What to expect from Google’s redesigned Search Console

Google search console changes

For years, site managers have relied on Google Search Console to monitor and improve their websites’ performance on the world’s most popular search engine. The information there includes search metrics, reports on site indexing by Google’s web crawlers, and all kinds of other helpful tidbits. Google made significant alterations and expansions to this console during 2018, and the company is planning additional changes in 2019 that will affect:

  • Crawl errors – Google promises a more actionable, prioritized presentation of crawl errors on the updated console. But be aware, “we’re going to remove the old Crawl Errors report – for desktop, smartphone, and site-wide errors.”
  • Sitemap data – The familiar sitemaps report will disappear, replaced by an updated version the company believes will better serve site managers’ needs. Google says about the change, “The new sitemaps report has most of the functionality of the old report, and we’re aiming to bring the rest of the information – specifically for images & video – to the new reports over time.”
  • URL inspection tool – Current improvements to this tool include additional information like HTTP headers, page resource and screenshot, and the JavaScript console log. Users can submit pages to Google after making changes, too, so its crawlers can take a fresh look. Once all the updates have been rolled out, it promises “both a look into the current indexing, as well as a live check of URLs that you’ve recently changed.”
  • User-management interface – Rather than existing as a separate set of features in the main Search Console, user management elements will appear as part of the revised console’s Settings section.
  • Structured Data reports – Google intends to add more dedicated reports to the Structured Data dashboard, along with notifications about critical syntax errors. However, some current reporting is not long for this world. The company says, “Other Structured Data types that are not supported with Rich Results features, will not be reported in Search Console anymore. We hope this reduces distraction from non-critical issues…”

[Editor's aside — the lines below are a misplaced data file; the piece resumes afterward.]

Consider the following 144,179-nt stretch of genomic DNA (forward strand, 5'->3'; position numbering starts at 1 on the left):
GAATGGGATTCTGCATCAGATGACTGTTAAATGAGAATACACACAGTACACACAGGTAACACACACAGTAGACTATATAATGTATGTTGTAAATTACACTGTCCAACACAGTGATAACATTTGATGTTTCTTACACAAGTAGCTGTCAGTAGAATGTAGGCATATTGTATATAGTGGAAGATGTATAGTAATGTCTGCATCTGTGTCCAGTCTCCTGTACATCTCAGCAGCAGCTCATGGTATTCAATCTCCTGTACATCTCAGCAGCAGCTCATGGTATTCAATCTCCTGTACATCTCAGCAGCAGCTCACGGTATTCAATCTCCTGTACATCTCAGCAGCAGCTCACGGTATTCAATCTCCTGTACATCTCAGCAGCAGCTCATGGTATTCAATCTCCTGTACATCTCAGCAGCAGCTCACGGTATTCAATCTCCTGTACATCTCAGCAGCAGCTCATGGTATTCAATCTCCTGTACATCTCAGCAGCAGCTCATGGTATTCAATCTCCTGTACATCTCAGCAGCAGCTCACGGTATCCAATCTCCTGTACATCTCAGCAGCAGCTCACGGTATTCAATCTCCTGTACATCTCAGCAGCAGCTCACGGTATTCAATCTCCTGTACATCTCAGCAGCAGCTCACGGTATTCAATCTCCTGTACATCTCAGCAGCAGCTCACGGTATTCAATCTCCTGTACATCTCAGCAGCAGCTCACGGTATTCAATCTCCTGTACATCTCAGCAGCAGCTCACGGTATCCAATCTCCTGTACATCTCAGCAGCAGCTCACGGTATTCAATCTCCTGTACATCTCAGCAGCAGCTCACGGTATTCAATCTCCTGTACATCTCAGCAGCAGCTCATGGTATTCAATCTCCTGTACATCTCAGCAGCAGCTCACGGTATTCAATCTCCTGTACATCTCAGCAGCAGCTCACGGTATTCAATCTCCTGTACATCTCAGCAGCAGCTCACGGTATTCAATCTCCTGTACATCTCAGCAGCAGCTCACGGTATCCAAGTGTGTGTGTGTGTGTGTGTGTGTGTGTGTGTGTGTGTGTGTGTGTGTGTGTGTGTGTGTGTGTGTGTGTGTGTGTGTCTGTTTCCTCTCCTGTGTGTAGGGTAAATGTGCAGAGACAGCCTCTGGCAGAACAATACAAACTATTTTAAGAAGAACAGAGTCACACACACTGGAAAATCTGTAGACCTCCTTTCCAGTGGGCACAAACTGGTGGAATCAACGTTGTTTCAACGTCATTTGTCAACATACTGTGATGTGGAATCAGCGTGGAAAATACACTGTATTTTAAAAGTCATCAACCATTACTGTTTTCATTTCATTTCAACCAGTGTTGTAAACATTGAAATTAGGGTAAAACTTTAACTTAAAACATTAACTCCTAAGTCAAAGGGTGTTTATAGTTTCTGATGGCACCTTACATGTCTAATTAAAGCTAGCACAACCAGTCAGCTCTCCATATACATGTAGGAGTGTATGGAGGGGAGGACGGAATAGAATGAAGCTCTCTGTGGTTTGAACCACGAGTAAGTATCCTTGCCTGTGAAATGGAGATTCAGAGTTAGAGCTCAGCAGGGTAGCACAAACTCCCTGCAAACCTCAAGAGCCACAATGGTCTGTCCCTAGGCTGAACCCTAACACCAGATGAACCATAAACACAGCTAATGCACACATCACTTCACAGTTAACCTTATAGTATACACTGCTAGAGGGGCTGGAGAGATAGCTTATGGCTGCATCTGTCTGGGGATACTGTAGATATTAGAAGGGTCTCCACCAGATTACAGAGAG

• Property Sets – These are disappearing in their current form, but not entirely. Google explains that, “while they’re loved by some site owners, the small number of users makes it hard to justify maintaining this feature. However, we did learn that users need a more comprehensive view of their website and so we will soon add the option of managing a search console account over an entire domain (regardless of schema type and sub-domains).”
  • Dropped features – Like most remodeling projects – whether for a kitchen or a technology product – this one brings losses along with its gains; webmasters can say goodbye to HTML suggestions, Android Apps (now in the Firebase console), and blocked resources functionality.

In laying out the planned changes, Google specified that they’ll take place “towards the end of March, 2019.” This had webmasters in a tizzy, with some believing that the Search Console itself would be disappearing in little more than a month.

That’s apparently not the case. On February 6, Google’s John Mueller tweeted a clarification that spelled out the facts: “Search Console is *not* going away. The old Search Console is *not* closing in March. A few features are going away, the rest will remain for the moment.” Instead, users can expect to see a number of features become nonfunctional. Some will be replaced with (what Google hopes are) improvements, and others will simply no longer work.

How do you feel about all this? If you’re a regular user of the Google Search Console, the company wants your ideas for improvements that really do work for webmasters, saying, “Please send us your feedback directly in the new Search Console, if there are aspects which are unclear, or which would ideally be different for your use-case. For more detailed feedback, please use our help forums, feel free to include screenshots & ideas.”

So love it or hate it, check out the changes and be sure to let Google know just how you feel about its new, improved Search Console.

 

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Sarah Warlick

Sarah Warlick founded Proof Positive Content to provide professional service firms with high-quality content that resonates with their individual audiences. Sarah's writing appears in books, on dozens of firm websites and in Accounting Today, Social Media Today, various professional journals and other leading publications, but usually under another name. Ghostwriters rarely get the glory - their clients do!

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